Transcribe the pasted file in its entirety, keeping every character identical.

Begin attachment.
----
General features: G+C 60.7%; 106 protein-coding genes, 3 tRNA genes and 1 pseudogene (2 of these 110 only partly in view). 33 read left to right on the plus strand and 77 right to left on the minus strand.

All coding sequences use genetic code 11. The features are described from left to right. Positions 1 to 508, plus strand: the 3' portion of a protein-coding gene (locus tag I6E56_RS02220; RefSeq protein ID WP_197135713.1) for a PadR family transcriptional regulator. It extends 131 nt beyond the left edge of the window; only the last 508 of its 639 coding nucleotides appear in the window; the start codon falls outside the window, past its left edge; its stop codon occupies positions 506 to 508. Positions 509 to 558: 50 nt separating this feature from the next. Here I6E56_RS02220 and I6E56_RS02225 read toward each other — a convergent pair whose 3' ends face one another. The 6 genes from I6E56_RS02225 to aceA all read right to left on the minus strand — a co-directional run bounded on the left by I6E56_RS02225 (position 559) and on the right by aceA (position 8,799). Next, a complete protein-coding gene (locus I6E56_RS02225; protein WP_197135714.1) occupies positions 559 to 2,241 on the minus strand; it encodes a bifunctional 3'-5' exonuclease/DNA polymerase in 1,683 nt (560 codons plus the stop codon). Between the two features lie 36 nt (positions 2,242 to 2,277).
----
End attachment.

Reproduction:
General features: G+C 60.7%; 106 protein-coding genes, 3 tRNA genes and 1 pseudogene (2 of these 110 only partly in view). 33 read left to right on the plus strand and 77 right to left on the minus strand.

All coding sequences use genetic code 11. The features are described from left to right. Positions 1 to 508, plus strand: the 3' portion of a protein-coding gene (locus tag I6E56_RS02220; RefSeq protein ID WP_197135713.1) for a PadR family transcriptional regulator. It extends 131 nt beyond the left edge of the window; only the last 508 of its 639 coding nucleotides appear in the window; the start codon falls outside the window, past its left edge; its stop codon occupies positions 506 to 508. Positions 509 to 558: 50 nt separating this feature from the next. Here I6E56_RS02220 and I6E56_RS02225 read toward each other — a convergent pair whose 3' ends face one another. The 6 genes from I6E56_RS02225 to aceA all read right to left on the minus strand — a co-directional run bounded on the left by I6E56_RS02225 (position 559) and on the right by aceA (position 8,799). Next, a complete protein-coding gene (locus I6E56_RS02225; protein WP_197135714.1) occupies positions 559 to 2,241 on the minus strand; it encodes a bifunctional 3'-5' exonuclease/DNA polymerase in 1,683 nt (560 codons plus the stop codon). Between the two features lie 36 nt (positions 2,242 to 2,277).